Discrimination – Overseas Assignments for Disabled Workers

Friday 31st May 2019

In Owen v AMEC Foster Wheeler Energy Ltd the Court of Appeal heard an appeal from the EAT regarding claims of discrimination against the Respondent after it withdrew an offer for Mr Owen to take up an assignment overseas.


The Equality Act 2010 provides that it is unlawful to, directly or indirectly, unjustifiably treat a disabled person unfavorably because of something arising from, or in consequence of, that disabled person’s disability.


The Claimant has type two diabetes, has double below  the knee amputations and was identified as having other conditions such as heart disease. Mr Owen was offered a placement to work in the UAE, this was withdrawn however when a medical report commissioned by the Respondent and carried out but a third party occupational health provider raised concerns about his health and said he was high risk of needing treatment whilst overseas.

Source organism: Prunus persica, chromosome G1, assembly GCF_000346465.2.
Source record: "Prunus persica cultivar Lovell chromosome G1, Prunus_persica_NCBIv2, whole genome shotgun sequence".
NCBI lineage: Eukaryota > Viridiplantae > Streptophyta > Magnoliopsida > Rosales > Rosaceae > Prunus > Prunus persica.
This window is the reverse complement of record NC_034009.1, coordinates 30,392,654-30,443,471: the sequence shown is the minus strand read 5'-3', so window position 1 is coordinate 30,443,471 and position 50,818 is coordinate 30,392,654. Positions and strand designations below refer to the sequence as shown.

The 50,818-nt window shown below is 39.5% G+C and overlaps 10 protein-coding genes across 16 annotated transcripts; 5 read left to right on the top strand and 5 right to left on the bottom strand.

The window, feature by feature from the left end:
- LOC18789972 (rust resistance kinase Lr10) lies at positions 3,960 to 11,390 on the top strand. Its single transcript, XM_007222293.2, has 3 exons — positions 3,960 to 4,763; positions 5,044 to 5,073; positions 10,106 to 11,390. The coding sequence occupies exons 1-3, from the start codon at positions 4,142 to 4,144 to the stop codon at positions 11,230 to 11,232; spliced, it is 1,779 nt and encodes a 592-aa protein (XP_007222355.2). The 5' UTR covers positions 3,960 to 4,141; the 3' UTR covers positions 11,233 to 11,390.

The Employment Tribunal and the EAT held that there was no direct or indirect discrimination against Mr Owen, as a person who was not disabled but was deemed to be at high risk would have been treated in the same manner by the Respondent.

Decision and Comment

The Court of Appeal upheld the decision of both the Employment Tribunal and the EAT, holding that  that there was no error of law in the decision reached by the lower courts. It also held that, implementing a requirement to pass a medical assessment before being posted overseas was objectively justified. Employers should still carefully consider any medical advice received when making such a decision.